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December 11th 1916 - Letter from Mela Brown Constable to her fiancé, Captain Cyril E Sladden

11th December 1916
Correspondence From
Mela Brown Constable, Sisters' Quarters, University House, Edgbaston Park Road, Birmingham
Correspondence To
Captain Cyril E Sladden, 9th Worcesters, 13th Division, Mesopotamian Expeditionary Force D
Relationship to Letter Addressee
Text of Letter

Sisters’ Quarters
University House
Edgbaston Pk Rd

Dec 11th 1916

My darling Cyril

Hurrah! Two letters from you today after 2 weeks of patient waiting or rather impatient waiting!

It is like taking on a new lease of life to get letters from you and although you can only tell me events of the daily round of existence yet now and again I can read between the lines that the life you are leading now is but a prelude to the life we hope to lead in the future, if God wills.

Last week the only mail I got was one of my own letters to you returned. I dated it Aug 13th and I think it is one of the missing letters to which you refer this mail. I have just finished reading it through and as it seems to be a fairly chatty, newsy epistle - I am sending it to you now. I wish I could discover whether you have had that letter of mine in answer to one of yours from Simla which you asked me to destroy.

By now you must have heard from me that our dear Cecil is dead. We have had details this week from Private Cooke of his regiment, a prisoner of war, as to how he met his death. With Private Cooke is a Private Robertson who has lost his right arm and so he asked Cooke to send the information. He says Cecil was at the head of his men and just going over the parapet when he turned to call his men, and was then shot dead, through the head. He fell right into Robertson who was behind him. Robertson laid his body in a shell hole and when the others were taken prisoners the Germans covered in the shell hole and so buried him. It is good to think Private Robertson was able to prevent his body being trampled on in the mad rush of that awful day. Robertson, himself, is coming home as an exchanged prisoner of war, and Cooke’s father wrote and told Mother he was going to see him and would let us know if he got any further information. This letter from Cooke proves fairly conclusively that we cannot hope to see Cecil again. I still cannot realize it although I have thought he was dead for most of the time, just now and again I felt there was a chance.

Thank you ever so much darling for the cheque with which to buy my Xmas present. I have not quite decided yet but I think one of the things will be a nice leather despatch case for letters. I will tell you all about what I buy in another letter. It is awfully good of you to give me such a generous present, but you always do, you naughty funny old thing.

I’d give anything just to be able to throw my arms round your neck and give you a big hug and perhaps a big kiss - the latter if you asked for it of course!!!

Since last mail I have been ‘’specialling’’ a case of tetanus. It is most interesting work and the patient is recovering. He is an Australian, or more accurately, an Englishman in the Australian Army. I am most awfully pleased to have been given the case – it is such good experience. At first he had the anti-tetanus serum injected intra-thecally – that is into the spine after the spinal fluid had been drawn out, and then he had to have an anaesthetic, ether and chloroform. Now he has had the injections into the muscles, and only requires the area to be frozen, with a local anaesthetic. He has had these injections every day but starts them every other day from tomorrow.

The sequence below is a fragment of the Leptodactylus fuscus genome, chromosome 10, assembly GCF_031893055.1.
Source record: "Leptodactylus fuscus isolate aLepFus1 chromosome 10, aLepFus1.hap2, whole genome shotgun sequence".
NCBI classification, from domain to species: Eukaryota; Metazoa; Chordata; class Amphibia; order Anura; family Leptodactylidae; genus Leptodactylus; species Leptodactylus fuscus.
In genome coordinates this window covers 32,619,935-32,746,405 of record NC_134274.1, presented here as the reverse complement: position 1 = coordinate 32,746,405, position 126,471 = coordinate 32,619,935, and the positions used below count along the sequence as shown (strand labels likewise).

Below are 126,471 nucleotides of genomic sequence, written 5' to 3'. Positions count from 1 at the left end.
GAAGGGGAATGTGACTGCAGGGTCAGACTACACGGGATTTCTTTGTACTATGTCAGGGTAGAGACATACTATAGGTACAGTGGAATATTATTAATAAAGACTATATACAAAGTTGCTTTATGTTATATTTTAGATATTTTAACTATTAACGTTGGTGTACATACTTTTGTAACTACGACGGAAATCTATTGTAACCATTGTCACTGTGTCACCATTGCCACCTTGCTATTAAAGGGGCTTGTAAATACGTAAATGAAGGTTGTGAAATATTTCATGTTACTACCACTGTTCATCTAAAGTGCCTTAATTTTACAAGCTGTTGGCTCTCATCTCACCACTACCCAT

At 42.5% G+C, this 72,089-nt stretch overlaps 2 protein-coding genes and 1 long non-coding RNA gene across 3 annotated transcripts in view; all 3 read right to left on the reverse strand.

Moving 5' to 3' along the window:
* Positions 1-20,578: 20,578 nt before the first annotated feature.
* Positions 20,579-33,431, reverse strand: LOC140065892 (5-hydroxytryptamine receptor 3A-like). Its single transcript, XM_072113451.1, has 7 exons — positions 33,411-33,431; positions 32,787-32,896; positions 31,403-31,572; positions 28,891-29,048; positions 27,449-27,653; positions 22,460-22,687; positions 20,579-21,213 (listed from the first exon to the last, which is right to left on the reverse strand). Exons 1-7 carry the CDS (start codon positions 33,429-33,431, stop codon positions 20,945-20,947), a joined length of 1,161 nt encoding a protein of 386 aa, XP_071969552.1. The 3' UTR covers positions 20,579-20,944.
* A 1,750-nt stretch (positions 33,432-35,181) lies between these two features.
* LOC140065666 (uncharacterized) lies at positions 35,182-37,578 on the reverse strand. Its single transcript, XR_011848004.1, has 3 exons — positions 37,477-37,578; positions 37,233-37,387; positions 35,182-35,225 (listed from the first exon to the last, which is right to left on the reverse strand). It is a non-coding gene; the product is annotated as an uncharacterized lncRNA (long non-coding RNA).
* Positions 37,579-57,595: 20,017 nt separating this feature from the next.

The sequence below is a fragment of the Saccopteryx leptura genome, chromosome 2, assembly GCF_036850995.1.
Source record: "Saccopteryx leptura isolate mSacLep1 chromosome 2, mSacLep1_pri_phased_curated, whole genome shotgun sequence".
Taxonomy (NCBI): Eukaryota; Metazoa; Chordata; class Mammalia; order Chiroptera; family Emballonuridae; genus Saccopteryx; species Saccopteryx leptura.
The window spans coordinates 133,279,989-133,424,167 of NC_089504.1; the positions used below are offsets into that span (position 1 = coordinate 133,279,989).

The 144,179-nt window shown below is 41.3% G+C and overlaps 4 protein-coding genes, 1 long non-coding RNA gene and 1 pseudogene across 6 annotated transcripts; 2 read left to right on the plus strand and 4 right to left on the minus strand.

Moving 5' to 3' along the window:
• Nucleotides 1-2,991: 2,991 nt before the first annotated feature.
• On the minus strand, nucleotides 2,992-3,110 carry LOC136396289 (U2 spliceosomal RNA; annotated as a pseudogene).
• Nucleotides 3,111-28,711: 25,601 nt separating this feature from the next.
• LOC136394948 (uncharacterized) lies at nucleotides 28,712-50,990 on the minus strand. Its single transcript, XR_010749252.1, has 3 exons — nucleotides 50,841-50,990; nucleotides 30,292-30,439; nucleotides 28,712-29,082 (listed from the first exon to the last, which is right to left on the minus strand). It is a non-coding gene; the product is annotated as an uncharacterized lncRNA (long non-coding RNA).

I should love to be one of the nurses at Amarah. But if I were to volunteer for work in Mesopotamia, it would be the signal for your division to be sent home, sure as fate!

It is snowing hard tonight. We’ve had foggy, damp weather lately, making the walk to and fro to the hospital very unpleasant.

I went out to tea with a Mrs Naniby?, a friend of Miss Allan’s, last Thursday. She is very nice and lives in a cosy little house, which would just suit us, not far from here. She told me some interesting facts about the sinking of the Hampshire, which can be proved to be true, but which I cannot tell in a letter.

You speak of having changed in some respects, dearest, in the last 2 years. You are bound to have done so but so long as your love for me does not change, nothing else matters. The greatest change you will see in me is that I am much more patient, less apt to flare up at a moment’s notice! I should probably be more patient if I were living with Mother, than I used to be. I always used to speak out what was in my mind without bothering to consider the best way of putting it. I think I’ve sometimes done the same with you, but being a man you’ve made allowances for my weaknesses!

It was most interesting reading about the presentation of the VCs. For what act of gallantry did Capt Myles get his VC?

Mother’s letter to you is a very nice one and I think we can consider that the chapter of our life which began in Holland Rd, W Kensington is closed. Don’t you?

I must away to supper, dear - if possible I’ll write again this week but if you don’t get a second letter you’ll know I haven‘t had time to get it done.

Wilfred is at present at Aldershot taking a musketry and physical training course, he says it is a very stiff course. He feels the cold intensely and gets laid up with it every now and again.

With heaps and heaps of love – sweetheart. God bless you – I just long to see you again.

Ever your devoted

Letter Images
Cyril received the letter on 20th January 1917.
Type of Correspondence
Envelope containing 4 sheets of notepaper
Location of Document
Imperial War Museum
Record Office Reference